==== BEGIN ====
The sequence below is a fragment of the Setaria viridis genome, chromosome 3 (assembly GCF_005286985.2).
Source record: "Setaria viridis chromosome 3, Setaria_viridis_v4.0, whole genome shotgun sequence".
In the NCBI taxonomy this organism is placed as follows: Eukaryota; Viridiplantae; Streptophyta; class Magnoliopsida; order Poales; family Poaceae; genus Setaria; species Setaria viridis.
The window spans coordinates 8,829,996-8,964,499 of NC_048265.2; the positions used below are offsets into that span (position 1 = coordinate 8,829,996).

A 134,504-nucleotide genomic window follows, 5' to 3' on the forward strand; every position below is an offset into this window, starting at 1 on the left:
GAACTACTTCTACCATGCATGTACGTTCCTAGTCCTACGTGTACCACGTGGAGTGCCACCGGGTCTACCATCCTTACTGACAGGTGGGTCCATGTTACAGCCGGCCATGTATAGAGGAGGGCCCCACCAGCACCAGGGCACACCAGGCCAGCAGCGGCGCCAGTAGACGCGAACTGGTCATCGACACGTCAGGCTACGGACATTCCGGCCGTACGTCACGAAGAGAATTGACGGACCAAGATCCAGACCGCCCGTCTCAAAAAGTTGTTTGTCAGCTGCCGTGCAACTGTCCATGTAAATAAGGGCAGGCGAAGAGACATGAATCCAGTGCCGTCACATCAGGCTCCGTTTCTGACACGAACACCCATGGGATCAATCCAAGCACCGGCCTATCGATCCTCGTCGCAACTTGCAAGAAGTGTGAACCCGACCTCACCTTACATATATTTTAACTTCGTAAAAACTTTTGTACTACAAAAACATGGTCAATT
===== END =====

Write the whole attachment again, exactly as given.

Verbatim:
The sequence below is a fragment of the Setaria viridis genome, chromosome 3 (assembly GCF_005286985.2).
Source record: "Setaria viridis chromosome 3, Setaria_viridis_v4.0, whole genome shotgun sequence".
In the NCBI taxonomy this organism is placed as follows: Eukaryota; Viridiplantae; Streptophyta; class Magnoliopsida; order Poales; family Poaceae; genus Setaria; species Setaria viridis.
The window spans coordinates 8,829,996-8,964,499 of NC_048265.2; the positions used below are offsets into that span (position 1 = coordinate 8,829,996).

A 134,504-nucleotide genomic window follows, 5' to 3' on the forward strand; every position below is an offset into this window, starting at 1 on the left:
GAACTACTTCTACCATGCATGTACGTTCCTAGTCCTACGTGTACCACGTGGAGTGCCACCGGGTCTACCATCCTTACTGACAGGTGGGTCCATGTTACAGCCGGCCATGTATAGAGGAGGGCCCCACCAGCACCAGGGCACACCAGGCCAGCAGCGGCGCCAGTAGACGCGAACTGGTCATCGACACGTCAGGCTACGGACATTCCGGCCGTACGTCACGAAGAGAATTGACGGACCAAGATCCAGACCGCCCGTCTCAAAAAGTTGTTTGTCAGCTGCCGTGCAACTGTCCATGTAAATAAGGGCAGGCGAAGAGACATGAATCCAGTGCCGTCACATCAGGCTCCGTTTCTGACACGAACACCCATGGGATCAATCCAAGCACCGGCCTATCGATCCTCGTCGCAACTTGCAAGAAGTGTGAACCCGACCTCACCTTACATATATTTTAACTTCGTAAAAACTTTTGTACTACAAAAACATGGTCAATT